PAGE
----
What do the words ‘England’ ‘football’ and ‘World Cup’ conjure up in your mind?
Penalty shootouts, managers who don’t have a clue, unlucky exits, drab football and pretty much constant disappointment? Yeah, that’s pretty much it really.
Or it was before the England Women’s side, or the Lionesses as they’ve been nicknamed took to the field. Unlucky exits don’t quite cover it when it comes to their match against Japan, with one of the harshest own goals being scored by Laura Bassett.
That is pretty much where the comparisons to the men end however.
Raheem Sterling might be seeing and raising Ashley ‘I nearly crashed my car at being offered only £60k a week’ Cole at the minute, but in a world where males who play football are paid hundreds of thousands of pounds a week, the top earner in the women’s side is on £65k a year.
That’s it. Compare that to USA star, Alex Morgan, who earns £1.9 million a year, which is 30 times more than the likes of England and Manchester City skipper Steph Houghton. Even Morgan and Brazilian forward Marta, who has won the FIFA World Player of the Year award five times, only netted £202,000 a year, which when you compare it to the top male earners, is pocket change. Literally.
Most of Morgan’s income comes from sponsorship, with only £117,000 coming from the USA national side – clubs don’t pay women in the USA after the previous domestic league folded back in 2012 – so why don’t England’s female players get the same chances through endorsements, because the men certainly do. In case you were wondering, only around £4,000 of Houghton’s comes from sponsorship.
From Joe Heads and Shoulders Hart to David my face is on a Pepsi can Luiz, the guys rake in the cash from endorsement deals. The women do not, simply because their profiles are not high enough.
The sexes are miles apart in terms of the money they earn, the acclaim they get and the crowds they draw in. Just look at Stephanie Roche, the 2014 FIFA Puskas award runner up for goal of the year (won by hipster favourite James Rodriguez) at the Ballon d’Or awards.
Her goal was stunning, yet most of the tweets and media reports chose to focus on Cristiano Ronaldo and Lionel Messi’s expressions as she walked past them at the ceremony in a dress. It says it all.
While the US in particular have taken to women’s football, or soccer as they call it, people in England have resisted, and despite a growing number of females in the sport in terms of presenting, commentating and punditary, offering women who play the game praise has been hard to come by.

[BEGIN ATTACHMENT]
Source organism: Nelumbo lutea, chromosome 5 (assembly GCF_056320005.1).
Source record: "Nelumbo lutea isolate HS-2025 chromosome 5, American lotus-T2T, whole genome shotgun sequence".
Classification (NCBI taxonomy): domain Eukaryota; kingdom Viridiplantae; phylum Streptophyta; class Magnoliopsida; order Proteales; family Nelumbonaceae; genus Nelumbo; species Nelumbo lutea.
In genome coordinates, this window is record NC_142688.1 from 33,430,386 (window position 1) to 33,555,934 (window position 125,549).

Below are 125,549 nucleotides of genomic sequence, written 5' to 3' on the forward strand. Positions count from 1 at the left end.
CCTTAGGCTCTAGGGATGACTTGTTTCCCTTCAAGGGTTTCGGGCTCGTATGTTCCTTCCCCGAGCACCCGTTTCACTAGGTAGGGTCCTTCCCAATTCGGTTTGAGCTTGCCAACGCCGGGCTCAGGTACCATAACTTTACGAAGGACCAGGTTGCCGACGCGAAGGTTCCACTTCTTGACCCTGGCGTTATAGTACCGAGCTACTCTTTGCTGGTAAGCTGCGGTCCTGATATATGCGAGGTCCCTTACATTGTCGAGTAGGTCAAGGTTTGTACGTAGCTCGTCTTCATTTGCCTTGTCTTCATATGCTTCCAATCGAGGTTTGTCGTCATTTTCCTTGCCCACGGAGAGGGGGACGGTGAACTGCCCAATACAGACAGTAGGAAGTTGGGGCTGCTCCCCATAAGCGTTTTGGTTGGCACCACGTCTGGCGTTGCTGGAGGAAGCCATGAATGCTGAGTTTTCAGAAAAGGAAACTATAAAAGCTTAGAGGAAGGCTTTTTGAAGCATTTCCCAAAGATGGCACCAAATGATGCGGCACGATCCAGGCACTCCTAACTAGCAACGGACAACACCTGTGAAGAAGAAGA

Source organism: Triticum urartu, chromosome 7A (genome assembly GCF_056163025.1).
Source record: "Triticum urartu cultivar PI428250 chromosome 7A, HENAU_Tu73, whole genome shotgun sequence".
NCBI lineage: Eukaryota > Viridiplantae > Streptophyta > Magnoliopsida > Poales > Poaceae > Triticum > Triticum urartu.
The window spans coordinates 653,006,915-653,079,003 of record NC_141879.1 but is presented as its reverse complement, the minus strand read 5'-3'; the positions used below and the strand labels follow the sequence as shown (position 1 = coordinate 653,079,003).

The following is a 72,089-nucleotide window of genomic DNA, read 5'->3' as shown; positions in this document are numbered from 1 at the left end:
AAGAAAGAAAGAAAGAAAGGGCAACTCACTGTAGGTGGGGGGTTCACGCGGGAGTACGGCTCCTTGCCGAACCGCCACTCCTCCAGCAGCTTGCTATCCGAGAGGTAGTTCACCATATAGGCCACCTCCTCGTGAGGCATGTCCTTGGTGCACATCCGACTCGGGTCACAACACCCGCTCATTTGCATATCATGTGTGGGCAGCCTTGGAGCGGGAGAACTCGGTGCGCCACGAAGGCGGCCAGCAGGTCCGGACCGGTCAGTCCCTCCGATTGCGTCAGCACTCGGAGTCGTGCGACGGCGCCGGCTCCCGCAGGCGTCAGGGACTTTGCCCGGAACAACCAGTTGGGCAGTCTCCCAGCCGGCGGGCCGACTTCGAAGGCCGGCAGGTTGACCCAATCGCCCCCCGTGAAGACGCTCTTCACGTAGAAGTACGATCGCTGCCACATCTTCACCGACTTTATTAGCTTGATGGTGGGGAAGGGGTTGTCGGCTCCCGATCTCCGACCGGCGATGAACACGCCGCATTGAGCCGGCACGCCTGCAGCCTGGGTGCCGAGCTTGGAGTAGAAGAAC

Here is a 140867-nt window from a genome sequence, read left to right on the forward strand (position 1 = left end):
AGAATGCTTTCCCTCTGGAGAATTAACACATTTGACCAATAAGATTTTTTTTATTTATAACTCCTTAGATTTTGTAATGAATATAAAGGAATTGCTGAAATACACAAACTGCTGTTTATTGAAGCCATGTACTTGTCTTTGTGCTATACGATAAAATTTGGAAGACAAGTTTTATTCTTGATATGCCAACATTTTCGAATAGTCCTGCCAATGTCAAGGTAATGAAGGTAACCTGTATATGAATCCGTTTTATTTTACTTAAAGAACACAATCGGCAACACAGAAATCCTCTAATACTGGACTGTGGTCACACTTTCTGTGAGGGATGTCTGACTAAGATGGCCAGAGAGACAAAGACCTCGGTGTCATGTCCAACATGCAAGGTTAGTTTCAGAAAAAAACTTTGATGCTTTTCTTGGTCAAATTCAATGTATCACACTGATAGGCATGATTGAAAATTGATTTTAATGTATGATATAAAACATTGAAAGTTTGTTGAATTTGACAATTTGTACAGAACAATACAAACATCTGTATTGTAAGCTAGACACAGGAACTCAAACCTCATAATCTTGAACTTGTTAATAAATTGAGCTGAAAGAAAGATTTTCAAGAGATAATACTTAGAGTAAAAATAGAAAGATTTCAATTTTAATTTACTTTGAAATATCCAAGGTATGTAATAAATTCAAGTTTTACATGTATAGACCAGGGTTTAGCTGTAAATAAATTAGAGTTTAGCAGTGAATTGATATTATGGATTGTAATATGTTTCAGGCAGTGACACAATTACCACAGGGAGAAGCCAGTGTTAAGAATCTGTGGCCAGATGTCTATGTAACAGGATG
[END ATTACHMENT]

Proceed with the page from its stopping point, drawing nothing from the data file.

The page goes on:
Before this World Cup campaign from our women.
To say they have advanced women’s football by a good few decades with their performances and passion is no understatement.
When England finally succumbed to Japan at 2am BST, anyone who took a look at their Twitter timeline could see just how the nation – both males and females – had taken the team to their hearts.
It was a school night, yet millions of people were up watching the game and cheering the players on. Tweeting support for the side and offering their commiserations, not to mention pride at the performance.
Not only was it worlds away from a post-mortem following one of men’s games, with England and Roy Hodgson offering Jose Mourinho new tips on how to kill off a game and suck the life from it, the interaction and general good feeling (despite the devastation, which speaks volumes itself given how it shows the amount people invested in the game, with many people crying actual tears, this time out of heart-break and not boredom as we come to expect from the men’s side) was something that took many by surprise.
There will of course still be those who say the women are nowhere near as good as the men, blah, blah, blah, and it would be foolish to think women’s football will now take off a la the male version of the sport, but everything needs a catalyst and a starting point to really get the masses involved, and this is undoubtedly it for women’s football, and hopefully the money will follow for the women in terms of the endorsements they receive and coverage on TV and in magazines.
So, yes, you probably will watch England at another major footballing tournament and think ‘I’ve seen better. I could probably do better. Passion? What passion?’ but it will be when you watch the men in France come 2016. Not when you watch our Lionesses, because man, can they roar.